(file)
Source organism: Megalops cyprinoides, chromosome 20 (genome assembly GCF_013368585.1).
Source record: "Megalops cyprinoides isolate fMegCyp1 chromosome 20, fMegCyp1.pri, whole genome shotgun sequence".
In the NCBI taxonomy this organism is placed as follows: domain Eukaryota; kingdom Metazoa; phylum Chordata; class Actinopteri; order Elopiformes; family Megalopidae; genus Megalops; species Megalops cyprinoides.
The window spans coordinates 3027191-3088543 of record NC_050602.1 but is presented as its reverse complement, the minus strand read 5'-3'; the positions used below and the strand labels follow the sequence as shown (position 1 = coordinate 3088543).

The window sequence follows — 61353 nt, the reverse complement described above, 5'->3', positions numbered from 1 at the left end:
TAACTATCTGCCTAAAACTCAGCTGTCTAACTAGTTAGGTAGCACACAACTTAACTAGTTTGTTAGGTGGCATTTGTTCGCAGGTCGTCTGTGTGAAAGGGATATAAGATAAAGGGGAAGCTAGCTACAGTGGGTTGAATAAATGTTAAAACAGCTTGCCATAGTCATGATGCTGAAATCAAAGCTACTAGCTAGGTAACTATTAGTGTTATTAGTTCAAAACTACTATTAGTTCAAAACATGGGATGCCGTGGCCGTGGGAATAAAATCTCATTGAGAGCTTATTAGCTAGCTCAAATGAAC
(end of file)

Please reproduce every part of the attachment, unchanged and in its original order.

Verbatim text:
Source organism: Megalops cyprinoides, chromosome 20 (genome assembly GCF_013368585.1).
Source record: "Megalops cyprinoides isolate fMegCyp1 chromosome 20, fMegCyp1.pri, whole genome shotgun sequence".
In the NCBI taxonomy this organism is placed as follows: domain Eukaryota; kingdom Metazoa; phylum Chordata; class Actinopteri; order Elopiformes; family Megalopidae; genus Megalops; species Megalops cyprinoides.
The window spans coordinates 3027191-3088543 of record NC_050602.1 but is presented as its reverse complement, the minus strand read 5'-3'; the positions used below and the strand labels follow the sequence as shown (position 1 = coordinate 3088543).

The window sequence follows — 61353 nt, the reverse complement described above, 5'->3', positions numbered from 1 at the left end:
TAACTATCTGCCTAAAACTCAGCTGTCTAACTAGTTAGGTAGCACACAACTTAACTAGTTTGTTAGGTGGCATTTGTTCGCAGGTCGTCTGTGTGAAAGGGATATAAGATAAAGGGGAAGCTAGCTACAGTGGGTTGAATAAATGTTAAAACAGCTTGCCATAGTCATGATGCTGAAATCAAAGCTACTAGCTAGGTAACTATTAGTGTTATTAGTTCAAAACTACTATTAGTTCAAAACATGGGATGCCGTGGCCGTGGGAATAAAATCTCATTGAGAGCTTATTAGCTAGCTCAAATGAAC